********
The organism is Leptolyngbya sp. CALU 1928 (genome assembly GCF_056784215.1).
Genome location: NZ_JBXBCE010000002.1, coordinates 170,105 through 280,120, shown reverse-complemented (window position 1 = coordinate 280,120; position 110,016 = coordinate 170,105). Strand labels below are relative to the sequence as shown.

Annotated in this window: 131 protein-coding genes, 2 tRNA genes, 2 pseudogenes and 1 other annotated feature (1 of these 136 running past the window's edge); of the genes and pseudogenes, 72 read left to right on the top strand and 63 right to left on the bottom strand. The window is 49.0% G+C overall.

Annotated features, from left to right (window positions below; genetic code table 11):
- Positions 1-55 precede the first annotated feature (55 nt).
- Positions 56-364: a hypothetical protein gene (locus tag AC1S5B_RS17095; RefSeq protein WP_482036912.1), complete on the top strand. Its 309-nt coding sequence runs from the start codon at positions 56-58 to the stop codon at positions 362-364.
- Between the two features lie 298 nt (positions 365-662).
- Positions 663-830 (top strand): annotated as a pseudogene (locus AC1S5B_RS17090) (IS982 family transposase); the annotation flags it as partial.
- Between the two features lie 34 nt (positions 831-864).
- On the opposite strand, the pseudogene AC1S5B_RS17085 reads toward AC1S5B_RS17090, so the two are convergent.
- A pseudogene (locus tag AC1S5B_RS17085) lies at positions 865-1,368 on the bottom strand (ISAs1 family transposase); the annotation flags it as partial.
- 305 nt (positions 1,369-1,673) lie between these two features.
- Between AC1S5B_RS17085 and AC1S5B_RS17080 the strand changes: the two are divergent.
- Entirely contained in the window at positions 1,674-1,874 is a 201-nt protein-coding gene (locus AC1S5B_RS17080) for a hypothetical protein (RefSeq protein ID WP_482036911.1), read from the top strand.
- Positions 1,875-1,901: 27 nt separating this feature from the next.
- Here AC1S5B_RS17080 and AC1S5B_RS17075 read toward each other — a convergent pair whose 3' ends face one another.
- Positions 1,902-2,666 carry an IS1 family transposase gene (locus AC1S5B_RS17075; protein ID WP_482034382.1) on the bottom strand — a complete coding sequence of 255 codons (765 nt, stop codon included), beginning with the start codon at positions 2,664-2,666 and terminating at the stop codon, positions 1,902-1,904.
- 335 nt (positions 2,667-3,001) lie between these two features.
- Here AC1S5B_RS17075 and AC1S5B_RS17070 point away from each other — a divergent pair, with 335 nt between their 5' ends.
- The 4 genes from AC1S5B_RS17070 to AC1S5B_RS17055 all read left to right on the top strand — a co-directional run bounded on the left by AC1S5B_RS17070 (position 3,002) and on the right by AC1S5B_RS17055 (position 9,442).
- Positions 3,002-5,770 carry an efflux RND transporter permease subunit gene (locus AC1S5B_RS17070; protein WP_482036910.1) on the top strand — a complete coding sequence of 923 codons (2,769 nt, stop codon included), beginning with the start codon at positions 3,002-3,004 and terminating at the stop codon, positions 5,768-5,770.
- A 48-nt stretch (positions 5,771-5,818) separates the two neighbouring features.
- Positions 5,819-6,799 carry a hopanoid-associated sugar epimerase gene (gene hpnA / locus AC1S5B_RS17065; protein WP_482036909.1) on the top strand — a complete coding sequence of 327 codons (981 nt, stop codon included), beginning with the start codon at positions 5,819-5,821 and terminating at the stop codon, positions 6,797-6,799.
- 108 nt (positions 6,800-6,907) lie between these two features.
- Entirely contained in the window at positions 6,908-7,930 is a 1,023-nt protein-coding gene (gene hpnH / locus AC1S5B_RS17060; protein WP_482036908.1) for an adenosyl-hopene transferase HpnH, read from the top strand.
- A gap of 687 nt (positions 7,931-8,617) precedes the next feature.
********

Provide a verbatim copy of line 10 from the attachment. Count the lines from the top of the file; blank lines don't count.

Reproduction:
- On the opposite strand, the pseudogene AC1S5B_RS17085 reads toward AC1S5B_RS17090, so the two are convergent.